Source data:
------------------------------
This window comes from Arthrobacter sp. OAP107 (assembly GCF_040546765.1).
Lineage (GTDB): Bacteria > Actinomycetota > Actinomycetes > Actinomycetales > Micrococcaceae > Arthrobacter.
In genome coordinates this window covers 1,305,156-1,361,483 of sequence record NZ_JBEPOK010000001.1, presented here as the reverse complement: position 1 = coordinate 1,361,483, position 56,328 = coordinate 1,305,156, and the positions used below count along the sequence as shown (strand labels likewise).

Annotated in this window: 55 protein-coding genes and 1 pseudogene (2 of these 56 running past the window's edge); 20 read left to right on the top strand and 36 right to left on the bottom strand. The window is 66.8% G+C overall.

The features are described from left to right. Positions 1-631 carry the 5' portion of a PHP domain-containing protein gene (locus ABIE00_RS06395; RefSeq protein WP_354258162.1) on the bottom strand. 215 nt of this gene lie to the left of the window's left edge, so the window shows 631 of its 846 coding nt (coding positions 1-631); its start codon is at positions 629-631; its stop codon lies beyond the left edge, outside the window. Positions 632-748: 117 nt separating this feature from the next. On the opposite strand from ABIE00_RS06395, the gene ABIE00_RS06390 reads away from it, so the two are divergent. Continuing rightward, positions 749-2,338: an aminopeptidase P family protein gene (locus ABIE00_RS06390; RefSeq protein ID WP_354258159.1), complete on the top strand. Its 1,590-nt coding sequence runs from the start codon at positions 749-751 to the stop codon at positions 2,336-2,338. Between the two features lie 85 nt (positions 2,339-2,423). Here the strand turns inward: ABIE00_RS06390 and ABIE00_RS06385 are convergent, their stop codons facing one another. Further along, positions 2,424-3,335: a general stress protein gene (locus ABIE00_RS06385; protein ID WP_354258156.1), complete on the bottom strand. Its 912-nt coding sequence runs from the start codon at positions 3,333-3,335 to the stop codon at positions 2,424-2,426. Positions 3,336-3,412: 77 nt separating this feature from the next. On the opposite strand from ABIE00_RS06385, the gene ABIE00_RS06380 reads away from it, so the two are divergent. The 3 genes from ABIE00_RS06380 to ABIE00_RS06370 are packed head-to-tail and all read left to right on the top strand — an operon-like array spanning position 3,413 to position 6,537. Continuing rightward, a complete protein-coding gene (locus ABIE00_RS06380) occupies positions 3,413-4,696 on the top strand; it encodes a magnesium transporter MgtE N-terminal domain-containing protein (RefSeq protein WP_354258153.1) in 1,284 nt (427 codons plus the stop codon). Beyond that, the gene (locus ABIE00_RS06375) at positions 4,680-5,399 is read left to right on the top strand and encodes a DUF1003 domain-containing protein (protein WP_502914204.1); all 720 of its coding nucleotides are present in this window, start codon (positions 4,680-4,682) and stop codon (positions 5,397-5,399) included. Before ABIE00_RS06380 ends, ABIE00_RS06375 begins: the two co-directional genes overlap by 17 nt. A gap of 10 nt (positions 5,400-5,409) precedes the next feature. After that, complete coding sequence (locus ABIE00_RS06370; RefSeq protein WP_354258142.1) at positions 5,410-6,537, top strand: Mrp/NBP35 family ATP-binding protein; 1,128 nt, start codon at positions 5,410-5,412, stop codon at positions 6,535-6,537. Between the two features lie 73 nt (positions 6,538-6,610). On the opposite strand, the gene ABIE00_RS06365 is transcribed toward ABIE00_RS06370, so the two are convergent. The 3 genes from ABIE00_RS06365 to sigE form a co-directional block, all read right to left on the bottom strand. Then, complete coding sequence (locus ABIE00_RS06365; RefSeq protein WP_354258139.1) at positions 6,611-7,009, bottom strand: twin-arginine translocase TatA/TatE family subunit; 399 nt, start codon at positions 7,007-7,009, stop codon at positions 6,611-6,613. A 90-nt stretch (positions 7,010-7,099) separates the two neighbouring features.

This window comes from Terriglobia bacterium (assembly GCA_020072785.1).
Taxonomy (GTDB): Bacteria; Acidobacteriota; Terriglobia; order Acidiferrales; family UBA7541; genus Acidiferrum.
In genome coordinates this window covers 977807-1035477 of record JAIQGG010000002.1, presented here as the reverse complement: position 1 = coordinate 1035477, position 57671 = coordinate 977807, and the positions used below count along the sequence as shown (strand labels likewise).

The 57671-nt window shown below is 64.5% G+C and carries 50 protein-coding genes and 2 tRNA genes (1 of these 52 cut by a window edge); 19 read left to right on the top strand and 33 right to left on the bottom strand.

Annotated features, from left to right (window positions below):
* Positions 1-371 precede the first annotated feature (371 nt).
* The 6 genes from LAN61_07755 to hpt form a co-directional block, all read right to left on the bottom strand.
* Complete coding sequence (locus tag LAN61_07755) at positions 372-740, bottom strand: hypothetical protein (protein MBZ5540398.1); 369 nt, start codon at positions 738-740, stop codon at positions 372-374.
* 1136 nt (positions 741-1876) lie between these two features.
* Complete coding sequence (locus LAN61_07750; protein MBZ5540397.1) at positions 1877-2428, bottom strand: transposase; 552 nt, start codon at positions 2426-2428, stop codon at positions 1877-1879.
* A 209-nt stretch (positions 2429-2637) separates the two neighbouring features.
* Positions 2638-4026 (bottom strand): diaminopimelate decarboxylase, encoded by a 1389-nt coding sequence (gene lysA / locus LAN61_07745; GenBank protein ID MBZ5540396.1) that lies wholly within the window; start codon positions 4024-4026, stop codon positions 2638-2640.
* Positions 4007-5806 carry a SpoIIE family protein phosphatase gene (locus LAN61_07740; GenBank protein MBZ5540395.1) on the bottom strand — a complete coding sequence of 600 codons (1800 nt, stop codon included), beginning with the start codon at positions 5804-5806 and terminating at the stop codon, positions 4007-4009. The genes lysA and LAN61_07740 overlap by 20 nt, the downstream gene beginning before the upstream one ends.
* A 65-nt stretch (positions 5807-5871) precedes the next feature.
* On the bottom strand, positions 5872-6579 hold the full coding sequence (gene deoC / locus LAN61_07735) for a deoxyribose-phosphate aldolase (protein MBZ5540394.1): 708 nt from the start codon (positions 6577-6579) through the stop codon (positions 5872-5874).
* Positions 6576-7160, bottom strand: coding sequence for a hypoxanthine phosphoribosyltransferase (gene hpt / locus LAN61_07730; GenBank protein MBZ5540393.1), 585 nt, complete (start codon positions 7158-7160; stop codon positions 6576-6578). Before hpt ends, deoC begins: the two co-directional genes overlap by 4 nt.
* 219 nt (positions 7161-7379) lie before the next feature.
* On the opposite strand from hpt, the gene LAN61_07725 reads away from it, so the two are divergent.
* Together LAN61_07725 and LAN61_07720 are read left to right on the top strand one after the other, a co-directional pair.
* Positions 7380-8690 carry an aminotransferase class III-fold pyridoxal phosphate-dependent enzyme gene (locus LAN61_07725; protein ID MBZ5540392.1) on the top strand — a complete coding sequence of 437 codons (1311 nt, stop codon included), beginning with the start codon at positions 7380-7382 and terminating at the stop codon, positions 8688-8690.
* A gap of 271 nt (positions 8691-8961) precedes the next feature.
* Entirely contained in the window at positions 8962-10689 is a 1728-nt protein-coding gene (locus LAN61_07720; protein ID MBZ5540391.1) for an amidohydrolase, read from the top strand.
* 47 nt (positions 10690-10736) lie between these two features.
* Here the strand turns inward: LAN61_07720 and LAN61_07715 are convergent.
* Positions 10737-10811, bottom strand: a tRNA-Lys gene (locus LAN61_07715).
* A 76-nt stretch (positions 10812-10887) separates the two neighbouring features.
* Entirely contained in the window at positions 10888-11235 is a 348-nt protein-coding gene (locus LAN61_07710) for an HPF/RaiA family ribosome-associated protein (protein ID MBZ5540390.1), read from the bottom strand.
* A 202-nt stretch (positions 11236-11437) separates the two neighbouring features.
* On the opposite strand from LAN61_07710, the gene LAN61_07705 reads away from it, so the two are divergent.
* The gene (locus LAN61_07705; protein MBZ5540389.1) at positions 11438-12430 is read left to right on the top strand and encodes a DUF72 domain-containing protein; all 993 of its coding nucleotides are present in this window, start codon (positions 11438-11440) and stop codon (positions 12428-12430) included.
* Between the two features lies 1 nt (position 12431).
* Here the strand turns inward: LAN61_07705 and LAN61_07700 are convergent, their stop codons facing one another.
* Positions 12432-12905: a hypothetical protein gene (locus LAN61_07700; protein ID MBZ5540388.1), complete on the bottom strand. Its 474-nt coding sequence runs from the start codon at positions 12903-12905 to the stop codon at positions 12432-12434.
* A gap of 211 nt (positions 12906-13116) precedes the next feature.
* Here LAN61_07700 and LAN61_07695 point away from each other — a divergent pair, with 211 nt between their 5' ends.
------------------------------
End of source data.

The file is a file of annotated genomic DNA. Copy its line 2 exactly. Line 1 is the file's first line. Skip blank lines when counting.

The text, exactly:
Lineage (GTDB): Bacteria > Actinomycetota > Actinomycetes > Actinomycetales > Micrococcaceae > Arthrobacter.